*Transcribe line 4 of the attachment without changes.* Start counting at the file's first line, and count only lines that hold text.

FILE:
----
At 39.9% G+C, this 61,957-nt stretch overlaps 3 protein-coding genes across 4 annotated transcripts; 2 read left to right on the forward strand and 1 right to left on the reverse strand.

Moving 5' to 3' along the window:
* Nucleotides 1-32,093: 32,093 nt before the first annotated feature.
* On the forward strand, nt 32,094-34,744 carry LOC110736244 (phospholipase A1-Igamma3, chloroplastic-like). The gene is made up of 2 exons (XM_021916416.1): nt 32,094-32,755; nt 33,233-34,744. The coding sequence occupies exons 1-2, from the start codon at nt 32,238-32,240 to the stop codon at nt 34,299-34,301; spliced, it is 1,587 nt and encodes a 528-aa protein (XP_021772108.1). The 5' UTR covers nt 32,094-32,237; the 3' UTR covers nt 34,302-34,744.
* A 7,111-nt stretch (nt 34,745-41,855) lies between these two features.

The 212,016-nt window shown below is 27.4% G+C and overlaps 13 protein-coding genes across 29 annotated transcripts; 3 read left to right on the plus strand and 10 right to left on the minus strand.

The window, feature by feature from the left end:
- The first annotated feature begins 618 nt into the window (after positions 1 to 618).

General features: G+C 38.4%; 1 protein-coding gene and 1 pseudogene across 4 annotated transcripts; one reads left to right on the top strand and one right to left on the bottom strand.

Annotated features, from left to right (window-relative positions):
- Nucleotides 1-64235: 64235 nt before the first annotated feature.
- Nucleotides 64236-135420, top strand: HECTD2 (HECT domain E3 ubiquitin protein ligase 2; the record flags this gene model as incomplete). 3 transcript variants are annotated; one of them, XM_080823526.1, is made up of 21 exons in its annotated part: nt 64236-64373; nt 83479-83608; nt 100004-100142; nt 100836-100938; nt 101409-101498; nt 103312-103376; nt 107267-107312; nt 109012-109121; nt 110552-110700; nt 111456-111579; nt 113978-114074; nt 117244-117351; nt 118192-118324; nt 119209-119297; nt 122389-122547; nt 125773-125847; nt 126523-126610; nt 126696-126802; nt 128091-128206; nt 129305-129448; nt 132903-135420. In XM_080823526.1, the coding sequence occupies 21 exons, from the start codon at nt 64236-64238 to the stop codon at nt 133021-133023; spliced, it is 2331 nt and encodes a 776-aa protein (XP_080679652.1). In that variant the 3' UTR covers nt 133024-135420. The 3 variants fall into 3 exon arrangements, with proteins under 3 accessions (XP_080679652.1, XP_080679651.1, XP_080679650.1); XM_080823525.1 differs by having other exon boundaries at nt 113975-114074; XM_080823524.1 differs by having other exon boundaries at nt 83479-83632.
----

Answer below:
* On the forward strand, nt 32,094-34,744 carry LOC110736244 (phospholipase A1-Igamma3, chloroplastic-like). The gene is made up of 2 exons (XM_021916416.1): nt 32,094-32,755; nt 33,233-34,744. The coding sequence occupies exons 1-2, from the start codon at nt 32,238-32,240 to the stop codon at nt 34,299-34,301; spliced, it is 1,587 nt and encodes a 528-aa protein (XP_021772108.1). The 5' UTR covers nt 32,094-32,237; the 3' UTR covers nt 34,302-34,744.